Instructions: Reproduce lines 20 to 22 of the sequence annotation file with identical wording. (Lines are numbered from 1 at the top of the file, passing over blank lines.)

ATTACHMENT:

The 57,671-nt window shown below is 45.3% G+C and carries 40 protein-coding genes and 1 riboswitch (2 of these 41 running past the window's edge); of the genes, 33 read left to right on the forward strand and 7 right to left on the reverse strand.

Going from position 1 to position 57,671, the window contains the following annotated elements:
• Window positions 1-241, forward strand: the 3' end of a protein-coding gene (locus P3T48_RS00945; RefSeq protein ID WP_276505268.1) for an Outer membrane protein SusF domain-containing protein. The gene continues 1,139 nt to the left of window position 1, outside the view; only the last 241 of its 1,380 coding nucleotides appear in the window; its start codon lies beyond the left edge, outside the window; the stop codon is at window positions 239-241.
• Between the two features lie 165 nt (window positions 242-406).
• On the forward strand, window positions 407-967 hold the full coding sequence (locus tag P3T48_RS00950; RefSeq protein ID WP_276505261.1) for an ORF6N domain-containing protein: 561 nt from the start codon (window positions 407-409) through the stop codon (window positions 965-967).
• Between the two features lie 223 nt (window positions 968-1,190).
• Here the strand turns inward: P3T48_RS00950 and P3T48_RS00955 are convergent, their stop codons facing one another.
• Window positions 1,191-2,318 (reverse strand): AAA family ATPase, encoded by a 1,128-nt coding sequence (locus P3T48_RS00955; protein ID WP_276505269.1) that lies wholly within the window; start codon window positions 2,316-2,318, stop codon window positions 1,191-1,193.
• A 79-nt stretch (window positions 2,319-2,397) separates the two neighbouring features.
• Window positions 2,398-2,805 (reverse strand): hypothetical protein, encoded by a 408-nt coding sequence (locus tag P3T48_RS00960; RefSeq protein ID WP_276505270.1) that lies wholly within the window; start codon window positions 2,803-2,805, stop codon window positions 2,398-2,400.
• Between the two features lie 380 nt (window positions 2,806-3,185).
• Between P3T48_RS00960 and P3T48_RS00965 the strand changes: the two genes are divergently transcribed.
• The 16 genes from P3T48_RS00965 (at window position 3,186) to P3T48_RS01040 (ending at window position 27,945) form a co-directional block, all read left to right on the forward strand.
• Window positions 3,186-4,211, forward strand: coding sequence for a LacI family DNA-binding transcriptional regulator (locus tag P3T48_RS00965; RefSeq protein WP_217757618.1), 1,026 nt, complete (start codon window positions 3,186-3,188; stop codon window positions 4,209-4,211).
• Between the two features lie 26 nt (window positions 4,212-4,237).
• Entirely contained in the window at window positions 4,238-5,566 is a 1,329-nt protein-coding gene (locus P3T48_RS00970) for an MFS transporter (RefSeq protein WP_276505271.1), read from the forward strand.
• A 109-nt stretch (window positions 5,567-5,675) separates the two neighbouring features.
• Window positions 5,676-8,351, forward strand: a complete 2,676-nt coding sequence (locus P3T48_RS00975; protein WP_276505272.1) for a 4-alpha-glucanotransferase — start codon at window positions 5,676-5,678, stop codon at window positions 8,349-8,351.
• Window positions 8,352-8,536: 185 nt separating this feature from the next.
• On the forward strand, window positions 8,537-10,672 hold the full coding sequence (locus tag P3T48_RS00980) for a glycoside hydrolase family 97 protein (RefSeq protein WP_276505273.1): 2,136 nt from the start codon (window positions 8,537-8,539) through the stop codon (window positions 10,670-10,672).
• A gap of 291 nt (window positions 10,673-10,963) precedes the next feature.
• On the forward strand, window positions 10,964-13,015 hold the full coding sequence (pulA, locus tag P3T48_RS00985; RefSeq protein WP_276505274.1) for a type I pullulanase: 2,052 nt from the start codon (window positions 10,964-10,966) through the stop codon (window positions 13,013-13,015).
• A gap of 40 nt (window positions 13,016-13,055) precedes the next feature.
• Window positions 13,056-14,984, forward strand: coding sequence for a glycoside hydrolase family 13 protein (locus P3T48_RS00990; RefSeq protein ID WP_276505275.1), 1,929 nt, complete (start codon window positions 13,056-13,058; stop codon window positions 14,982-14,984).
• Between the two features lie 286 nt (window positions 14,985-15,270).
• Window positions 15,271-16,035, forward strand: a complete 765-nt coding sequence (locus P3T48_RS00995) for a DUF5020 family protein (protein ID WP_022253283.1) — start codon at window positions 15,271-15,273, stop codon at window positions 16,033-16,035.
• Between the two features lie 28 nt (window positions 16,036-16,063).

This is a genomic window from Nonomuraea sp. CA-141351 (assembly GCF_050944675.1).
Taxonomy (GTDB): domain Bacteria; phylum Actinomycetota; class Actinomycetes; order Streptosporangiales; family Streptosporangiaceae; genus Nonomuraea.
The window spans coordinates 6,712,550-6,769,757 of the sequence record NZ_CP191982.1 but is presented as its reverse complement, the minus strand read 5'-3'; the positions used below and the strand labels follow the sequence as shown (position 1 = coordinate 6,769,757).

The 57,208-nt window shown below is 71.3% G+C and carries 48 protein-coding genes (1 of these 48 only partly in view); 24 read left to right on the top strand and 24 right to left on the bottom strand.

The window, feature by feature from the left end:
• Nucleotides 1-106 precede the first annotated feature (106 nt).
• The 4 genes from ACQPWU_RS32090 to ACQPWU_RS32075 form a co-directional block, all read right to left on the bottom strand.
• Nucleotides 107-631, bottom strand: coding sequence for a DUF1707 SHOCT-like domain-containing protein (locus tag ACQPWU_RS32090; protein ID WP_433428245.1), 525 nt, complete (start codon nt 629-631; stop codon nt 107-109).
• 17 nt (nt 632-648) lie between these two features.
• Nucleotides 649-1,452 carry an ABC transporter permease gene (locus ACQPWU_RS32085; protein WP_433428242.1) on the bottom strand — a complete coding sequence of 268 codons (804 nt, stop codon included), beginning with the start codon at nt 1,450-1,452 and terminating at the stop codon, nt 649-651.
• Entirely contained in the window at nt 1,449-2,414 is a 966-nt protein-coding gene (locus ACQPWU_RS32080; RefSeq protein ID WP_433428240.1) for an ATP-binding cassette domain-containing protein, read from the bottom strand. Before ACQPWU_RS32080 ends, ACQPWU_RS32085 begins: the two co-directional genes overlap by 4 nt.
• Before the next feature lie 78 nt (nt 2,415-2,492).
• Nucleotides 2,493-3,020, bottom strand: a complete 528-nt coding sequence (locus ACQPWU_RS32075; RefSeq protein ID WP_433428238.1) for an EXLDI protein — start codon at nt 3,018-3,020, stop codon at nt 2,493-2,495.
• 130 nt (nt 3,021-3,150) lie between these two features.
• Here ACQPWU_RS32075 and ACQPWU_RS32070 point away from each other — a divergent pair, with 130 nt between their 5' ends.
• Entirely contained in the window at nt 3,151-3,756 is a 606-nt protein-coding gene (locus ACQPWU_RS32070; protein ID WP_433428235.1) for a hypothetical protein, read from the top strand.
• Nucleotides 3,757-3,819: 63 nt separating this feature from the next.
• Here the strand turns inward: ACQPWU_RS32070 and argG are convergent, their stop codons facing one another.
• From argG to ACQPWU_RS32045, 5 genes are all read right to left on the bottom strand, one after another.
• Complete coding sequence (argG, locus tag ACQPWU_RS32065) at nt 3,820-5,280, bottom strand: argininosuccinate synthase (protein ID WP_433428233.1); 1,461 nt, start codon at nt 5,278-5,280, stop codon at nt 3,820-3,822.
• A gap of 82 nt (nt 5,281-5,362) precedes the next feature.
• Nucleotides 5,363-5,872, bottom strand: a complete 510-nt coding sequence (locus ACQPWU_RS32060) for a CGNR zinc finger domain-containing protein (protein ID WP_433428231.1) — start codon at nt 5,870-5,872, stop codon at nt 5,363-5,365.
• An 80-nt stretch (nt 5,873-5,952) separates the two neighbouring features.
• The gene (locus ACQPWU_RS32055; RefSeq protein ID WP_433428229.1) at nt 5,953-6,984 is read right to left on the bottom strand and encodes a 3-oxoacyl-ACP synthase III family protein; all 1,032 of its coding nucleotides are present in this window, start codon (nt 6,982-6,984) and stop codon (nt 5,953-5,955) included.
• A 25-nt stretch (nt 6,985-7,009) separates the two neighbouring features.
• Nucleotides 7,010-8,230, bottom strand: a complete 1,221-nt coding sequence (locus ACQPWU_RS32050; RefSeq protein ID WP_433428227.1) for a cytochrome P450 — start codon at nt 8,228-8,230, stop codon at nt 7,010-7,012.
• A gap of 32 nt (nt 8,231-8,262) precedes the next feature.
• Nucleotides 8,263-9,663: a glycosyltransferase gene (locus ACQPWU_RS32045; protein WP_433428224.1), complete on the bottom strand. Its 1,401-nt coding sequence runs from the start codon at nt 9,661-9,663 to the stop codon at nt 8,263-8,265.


• On the forward strand, window positions 8,537-10,672 hold the full coding sequence (locus tag P3T48_RS00980) for a glycoside hydrolase family 97 protein (RefSeq protein WP_276505273.1): 2,136 nt from the start codon (window positions 8,537-8,539) through the stop codon (window positions 10,670-10,672).
• A gap of 291 nt (window positions 10,673-10,963) precedes the next feature.
• On the forward strand, window positions 10,964-13,015 hold the full coding sequence (pulA, locus tag P3T48_RS00985; RefSeq protein WP_276505274.1) for a type I pullulanase: 2,052 nt from the start codon (window positions 10,964-10,966) through the stop codon (window positions 13,013-13,015).